Wandercraft, the developer of mobility exoskeleton Atalante X, announced yesterday (12 October) the beginning of commercial operations in the US through a research partnership with the Kessler Foundation.
Following FDA approval of Atalante for use in stroke rehabilitation in December 2022, the company is looking to expand its presence in the US, opening a new base in New York. The device was approved for use in the EU in 2019 and has since been used to treat over 650 patients across over 5,000 sessions.
Wandercraft claims Atalante X has a world-first self-balancing feature, meaning the exoskeleton can be used hands-free, keeping itself – and the user – upright at a wide range of motion. This allows stroke victims and those suffering from other mobility-reducing conditions to conduct physiotherapy in a safe environment. The company also gamifies rehabilitation, which it hopes will make the difficult and occasionally disheartening process of regaining mobility more engaging.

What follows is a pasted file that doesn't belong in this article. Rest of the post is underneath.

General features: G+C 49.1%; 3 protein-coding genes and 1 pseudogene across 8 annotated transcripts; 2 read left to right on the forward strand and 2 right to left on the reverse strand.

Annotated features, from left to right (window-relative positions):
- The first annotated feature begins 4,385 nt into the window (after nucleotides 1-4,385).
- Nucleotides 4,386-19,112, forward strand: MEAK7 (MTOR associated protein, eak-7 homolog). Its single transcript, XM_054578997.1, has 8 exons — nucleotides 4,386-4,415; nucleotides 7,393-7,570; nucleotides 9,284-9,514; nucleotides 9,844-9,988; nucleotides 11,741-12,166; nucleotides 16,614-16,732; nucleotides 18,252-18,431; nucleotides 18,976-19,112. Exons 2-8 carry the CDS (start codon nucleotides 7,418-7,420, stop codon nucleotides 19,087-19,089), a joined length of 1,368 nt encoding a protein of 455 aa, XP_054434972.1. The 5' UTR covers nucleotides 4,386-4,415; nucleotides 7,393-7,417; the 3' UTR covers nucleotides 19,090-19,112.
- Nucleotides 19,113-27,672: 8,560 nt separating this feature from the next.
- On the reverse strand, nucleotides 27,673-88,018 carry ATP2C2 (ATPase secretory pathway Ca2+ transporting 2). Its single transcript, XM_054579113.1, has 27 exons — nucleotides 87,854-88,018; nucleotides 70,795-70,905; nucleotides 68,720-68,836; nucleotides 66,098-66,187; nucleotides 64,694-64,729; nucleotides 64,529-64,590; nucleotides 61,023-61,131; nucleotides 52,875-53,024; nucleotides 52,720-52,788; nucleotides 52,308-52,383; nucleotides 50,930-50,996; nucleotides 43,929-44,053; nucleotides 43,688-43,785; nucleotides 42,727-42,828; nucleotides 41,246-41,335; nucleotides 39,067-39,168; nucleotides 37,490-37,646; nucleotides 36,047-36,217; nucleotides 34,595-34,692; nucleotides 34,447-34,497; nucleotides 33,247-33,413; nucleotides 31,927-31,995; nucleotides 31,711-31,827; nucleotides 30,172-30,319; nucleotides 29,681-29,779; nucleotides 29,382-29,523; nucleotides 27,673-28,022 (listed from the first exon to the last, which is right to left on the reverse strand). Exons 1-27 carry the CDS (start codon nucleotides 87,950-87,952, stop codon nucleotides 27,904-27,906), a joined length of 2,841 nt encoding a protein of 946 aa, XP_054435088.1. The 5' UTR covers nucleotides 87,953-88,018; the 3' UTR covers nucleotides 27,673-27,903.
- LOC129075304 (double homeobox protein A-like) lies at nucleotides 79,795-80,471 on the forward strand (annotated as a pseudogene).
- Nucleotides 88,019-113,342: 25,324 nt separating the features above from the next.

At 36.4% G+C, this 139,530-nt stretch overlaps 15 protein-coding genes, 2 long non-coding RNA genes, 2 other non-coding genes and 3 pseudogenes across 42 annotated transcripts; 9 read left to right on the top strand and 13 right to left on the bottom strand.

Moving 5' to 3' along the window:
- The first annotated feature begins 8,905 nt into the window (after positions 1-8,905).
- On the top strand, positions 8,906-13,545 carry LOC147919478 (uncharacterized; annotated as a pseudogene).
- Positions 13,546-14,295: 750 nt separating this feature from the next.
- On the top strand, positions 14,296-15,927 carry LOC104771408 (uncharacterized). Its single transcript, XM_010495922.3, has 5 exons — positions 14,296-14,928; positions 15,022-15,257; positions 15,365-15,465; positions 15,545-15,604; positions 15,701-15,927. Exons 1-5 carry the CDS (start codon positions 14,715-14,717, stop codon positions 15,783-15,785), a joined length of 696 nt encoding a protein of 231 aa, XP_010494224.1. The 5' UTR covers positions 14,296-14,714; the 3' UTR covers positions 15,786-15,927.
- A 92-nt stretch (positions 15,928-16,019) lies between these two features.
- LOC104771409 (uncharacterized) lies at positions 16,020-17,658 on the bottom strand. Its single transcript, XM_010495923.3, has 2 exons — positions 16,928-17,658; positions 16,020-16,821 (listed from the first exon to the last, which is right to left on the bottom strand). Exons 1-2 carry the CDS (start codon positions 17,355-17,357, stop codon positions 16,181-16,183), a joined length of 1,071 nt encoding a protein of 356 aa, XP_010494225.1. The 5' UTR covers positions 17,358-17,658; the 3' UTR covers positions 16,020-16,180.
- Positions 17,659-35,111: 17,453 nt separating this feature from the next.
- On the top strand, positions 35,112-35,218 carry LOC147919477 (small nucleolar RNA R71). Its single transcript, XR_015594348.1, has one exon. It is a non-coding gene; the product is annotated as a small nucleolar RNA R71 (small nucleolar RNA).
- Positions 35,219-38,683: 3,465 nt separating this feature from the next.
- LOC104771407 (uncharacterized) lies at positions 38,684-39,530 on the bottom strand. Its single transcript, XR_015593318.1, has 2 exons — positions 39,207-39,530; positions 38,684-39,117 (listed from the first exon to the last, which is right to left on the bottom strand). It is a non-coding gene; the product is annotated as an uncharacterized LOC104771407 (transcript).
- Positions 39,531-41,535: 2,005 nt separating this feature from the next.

According to the US Centers for Disease Control and Prevention (CDC), almost 800,000 people in the US have a stroke each year and over 300,000 have experienced a traumatic spinal cord injury.
Wandercraft’s partnership with the Kessler Foundation is a vote of confidence from one of the country’s largest disability research and rehabilitation organisations. The nonprofit already utilises a range of robotics in its rehabilitation centres, including mobility exoskeletons Ekso GT, ReWalk and Indego.
By joining their research efforts, the Kessler Foundation “anticipate[s] gaining insight into ways to improve gait rehabilitation through advanced robotic-assisted walking,” according to Karen J. Nolan, PhD, associate director of the Center for Mobility and Rehabilitation Engineering Research.
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